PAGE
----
A look at how Simulation works in Unity MARS

The Simulation system in Unity MARS reduces testing time for augmented reality (AR) app development. It provides world-understanding capabilities, like plane and image marker detection, right in the Unity Editor — in both Play and Edit Mode. Read on to learn more about this system and how creators can use it to rapidly iterate on context-adaptable AR experiences.

Unity MARS makes it easy to create complex AR experiences that intelligently adapt to the real world. We designed this authoring tool to address the three most common pain points for AR developers: authoring for an enormous possibility space of data, iterating and testing against real-world scenarios, and delivering apps that adapt responsively to their environment. 

Simulation solves the problem of iteration time by enabling AR testing within the Unity Editor to preview how an AR device would work with its physical surroundings. Simulation facilitates testing against a variety of environments that imitate or come from the real world. This makes it easier to create apps and experiences that are adaptable and accessible. In combination with the proxy and condition-matching systems of Unity MARS, Simulation helps empower creators to push the boundaries of spatial computing.

As a system, Simulation can be broken down into two core functionalities that are conceptually separate, but work together to drastically reduce iteration time:

Preview the execution of a scene in isolation in Edit Mode. Set up an environment scene in the Editor, and provide AR data based on that environment.

We’ll go into detail on how these parts of Simulation work to improve AR development.

How execution previewing works

Simulation lets you preview the execution of a scene in Edit Mode to support rapid iteration and provide an instantaneous understanding of how flexible proxies that represent real-world objects might behave in the real world. In the execution preview process, Simulation copies the GameObjects in the active scene into a preview scene – called the content scene – and sets the runInEditMode flag on each MonoBehaviour in the content scene that opts into running. See the Unity MARS documentation for details on how to write MonoBehaviours that are compatible with Simulation scene preview.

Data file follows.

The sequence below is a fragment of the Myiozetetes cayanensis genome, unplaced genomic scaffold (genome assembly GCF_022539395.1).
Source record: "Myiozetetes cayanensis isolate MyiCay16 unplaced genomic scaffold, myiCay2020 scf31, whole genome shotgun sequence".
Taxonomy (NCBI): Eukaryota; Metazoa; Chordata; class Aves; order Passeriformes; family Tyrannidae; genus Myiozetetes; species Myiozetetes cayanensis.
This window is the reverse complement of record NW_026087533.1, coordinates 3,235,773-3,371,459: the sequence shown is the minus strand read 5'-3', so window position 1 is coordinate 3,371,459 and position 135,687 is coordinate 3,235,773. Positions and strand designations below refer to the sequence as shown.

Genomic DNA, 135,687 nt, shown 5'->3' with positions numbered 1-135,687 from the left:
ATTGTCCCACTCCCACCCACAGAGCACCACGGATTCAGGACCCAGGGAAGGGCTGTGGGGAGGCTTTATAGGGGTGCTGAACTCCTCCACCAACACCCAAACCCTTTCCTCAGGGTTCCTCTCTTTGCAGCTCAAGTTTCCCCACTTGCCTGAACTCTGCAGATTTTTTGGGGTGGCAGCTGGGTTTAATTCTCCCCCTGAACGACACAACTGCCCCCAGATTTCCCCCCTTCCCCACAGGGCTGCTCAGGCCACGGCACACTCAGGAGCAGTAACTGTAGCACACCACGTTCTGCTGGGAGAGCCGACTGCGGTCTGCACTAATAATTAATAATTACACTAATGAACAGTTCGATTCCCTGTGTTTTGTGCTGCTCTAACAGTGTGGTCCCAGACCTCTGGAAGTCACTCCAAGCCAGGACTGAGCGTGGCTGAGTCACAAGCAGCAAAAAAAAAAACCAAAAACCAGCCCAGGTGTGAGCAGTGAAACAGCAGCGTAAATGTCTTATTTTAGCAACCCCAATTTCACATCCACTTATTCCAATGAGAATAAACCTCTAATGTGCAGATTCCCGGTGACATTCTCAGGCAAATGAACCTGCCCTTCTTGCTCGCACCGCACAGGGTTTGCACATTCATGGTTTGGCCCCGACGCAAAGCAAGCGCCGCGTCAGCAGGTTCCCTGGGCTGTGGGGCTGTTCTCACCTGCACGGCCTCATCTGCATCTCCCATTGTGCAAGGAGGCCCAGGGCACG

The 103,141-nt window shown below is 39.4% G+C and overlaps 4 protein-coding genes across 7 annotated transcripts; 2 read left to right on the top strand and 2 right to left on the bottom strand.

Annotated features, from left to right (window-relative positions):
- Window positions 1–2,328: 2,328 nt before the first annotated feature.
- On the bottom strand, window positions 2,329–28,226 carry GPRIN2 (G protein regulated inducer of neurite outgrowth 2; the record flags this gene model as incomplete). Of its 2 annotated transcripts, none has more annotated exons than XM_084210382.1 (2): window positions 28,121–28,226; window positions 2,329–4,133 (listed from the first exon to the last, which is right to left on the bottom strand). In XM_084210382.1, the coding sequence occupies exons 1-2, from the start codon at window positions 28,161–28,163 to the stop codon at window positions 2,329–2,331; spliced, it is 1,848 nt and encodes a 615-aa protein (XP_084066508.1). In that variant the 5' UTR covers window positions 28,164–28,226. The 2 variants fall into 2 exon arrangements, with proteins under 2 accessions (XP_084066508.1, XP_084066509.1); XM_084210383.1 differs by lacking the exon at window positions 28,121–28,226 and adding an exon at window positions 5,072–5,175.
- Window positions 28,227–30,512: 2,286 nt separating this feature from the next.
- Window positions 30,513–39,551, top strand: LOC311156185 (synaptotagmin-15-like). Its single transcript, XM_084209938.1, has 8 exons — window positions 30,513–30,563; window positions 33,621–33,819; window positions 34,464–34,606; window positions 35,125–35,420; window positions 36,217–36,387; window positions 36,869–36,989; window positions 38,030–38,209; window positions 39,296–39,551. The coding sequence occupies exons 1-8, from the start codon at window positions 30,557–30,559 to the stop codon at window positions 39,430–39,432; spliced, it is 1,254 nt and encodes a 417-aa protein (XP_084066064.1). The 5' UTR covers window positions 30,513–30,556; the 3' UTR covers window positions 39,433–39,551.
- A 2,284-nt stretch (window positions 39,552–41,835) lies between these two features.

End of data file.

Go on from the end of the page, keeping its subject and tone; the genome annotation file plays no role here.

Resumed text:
With the Simulation view, you can interact with this scene execution preview in isolation from your open Unity scenes. The Simulation view is a custom Scene view that shows the content scene rendered over the environment scene (the next section digs more into the environment scene), from either a third-person perspective or from the camera’s perspective.

In Unity MARS, the default behavior of a Simulation preview is to run in instant mode. In this mode, the entire execution process happens over a single frame, in which Unity MARS tries to match proxies against all data at once. While this behavior is not realistic, it has the benefit of providing immediate feedback as you define proxies and their conditions.

You can also manually start and stop a continuous mode Simulation preview. This mode is more analogous to Play Mode, in that the behaviors in the content scene run frame by frame until the preview is stopped. App interaction and behavior in continuous preview are limited, since some Unity systems, like physics and input, only work in Play Mode. Continuous preview is useful for seeing how your app responds to data that changes over time

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